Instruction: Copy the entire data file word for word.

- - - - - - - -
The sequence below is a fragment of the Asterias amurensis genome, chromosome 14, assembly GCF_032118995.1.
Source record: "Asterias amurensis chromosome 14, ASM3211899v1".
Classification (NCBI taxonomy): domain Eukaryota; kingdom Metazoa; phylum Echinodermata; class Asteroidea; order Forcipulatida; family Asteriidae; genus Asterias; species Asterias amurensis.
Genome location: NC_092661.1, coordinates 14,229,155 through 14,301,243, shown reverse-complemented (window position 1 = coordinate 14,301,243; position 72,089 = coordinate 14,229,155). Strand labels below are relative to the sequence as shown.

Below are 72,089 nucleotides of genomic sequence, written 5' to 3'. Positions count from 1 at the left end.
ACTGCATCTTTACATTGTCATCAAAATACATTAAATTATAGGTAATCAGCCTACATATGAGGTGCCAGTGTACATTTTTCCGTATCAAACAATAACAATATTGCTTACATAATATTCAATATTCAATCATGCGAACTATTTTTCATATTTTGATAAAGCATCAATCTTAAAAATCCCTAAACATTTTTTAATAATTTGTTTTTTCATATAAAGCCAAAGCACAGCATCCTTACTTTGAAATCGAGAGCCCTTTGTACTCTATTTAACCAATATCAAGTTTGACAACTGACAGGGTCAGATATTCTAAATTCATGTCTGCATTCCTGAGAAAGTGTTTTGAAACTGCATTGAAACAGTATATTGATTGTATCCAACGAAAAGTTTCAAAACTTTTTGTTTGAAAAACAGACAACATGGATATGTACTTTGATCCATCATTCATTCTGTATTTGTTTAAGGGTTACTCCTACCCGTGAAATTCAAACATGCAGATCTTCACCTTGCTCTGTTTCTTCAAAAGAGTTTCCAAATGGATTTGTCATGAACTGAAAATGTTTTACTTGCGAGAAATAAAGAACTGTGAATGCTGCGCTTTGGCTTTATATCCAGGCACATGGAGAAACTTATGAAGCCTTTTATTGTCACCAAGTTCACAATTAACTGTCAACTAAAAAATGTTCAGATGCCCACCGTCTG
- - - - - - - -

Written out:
The sequence below is a fragment of the Asterias amurensis genome, chromosome 14, assembly GCF_032118995.1.
Source record: "Asterias amurensis chromosome 14, ASM3211899v1".
Classification (NCBI taxonomy): domain Eukaryota; kingdom Metazoa; phylum Echinodermata; class Asteroidea; order Forcipulatida; family Asteriidae; genus Asterias; species Asterias amurensis.
Genome location: NC_092661.1, coordinates 14,229,155 through 14,301,243, shown reverse-complemented (window position 1 = coordinate 14,301,243; position 72,089 = coordinate 14,229,155). Strand labels below are relative to the sequence as shown.

Below are 72,089 nucleotides of genomic sequence, written 5' to 3'. Positions count from 1 at the left end.
ACTGCATCTTTACATTGTCATCAAAATACATTAAATTATAGGTAATCAGCCTACATATGAGGTGCCAGTGTACATTTTTCCGTATCAAACAATAACAATATTGCTTACATAATATTCAATATTCAATCATGCGAACTATTTTTCATATTTTGATAAAGCATCAATCTTAAAAATCCCTAAACATTTTTTAATAATTTGTTTTTTCATATAAAGCCAAAGCACAGCATCCTTACTTTGAAATCGAGAGCCCTTTGTACTCTATTTAACCAATATCAAGTTTGACAACTGACAGGGTCAGATATTCTAAATTCATGTCTGCATTCCTGAGAAAGTGTTTTGAAACTGCATTGAAACAGTATATTGATTGTATCCAACGAAAAGTTTCAAAACTTTTTGTTTGAAAAACAGACAACATGGATATGTACTTTGATCCATCATTCATTCTGTATTTGTTTAAGGGTTACTCCTACCCGTGAAATTCAAACATGCAGATCTTCACCTTGCTCTGTTTCTTCAAAAGAGTTTCCAAATGGATTTGTCATGAACTGAAAATGTTTTACTTGCGAGAAATAAAGAACTGTGAATGCTGCGCTTTGGCTTTATATCCAGGCACATGGAGAAACTTATGAAGCCTTTTATTGTCACCAAGTTCACAATTAACTGTCAACTAAAAAATGTTCAGATGCCCACCGTCTG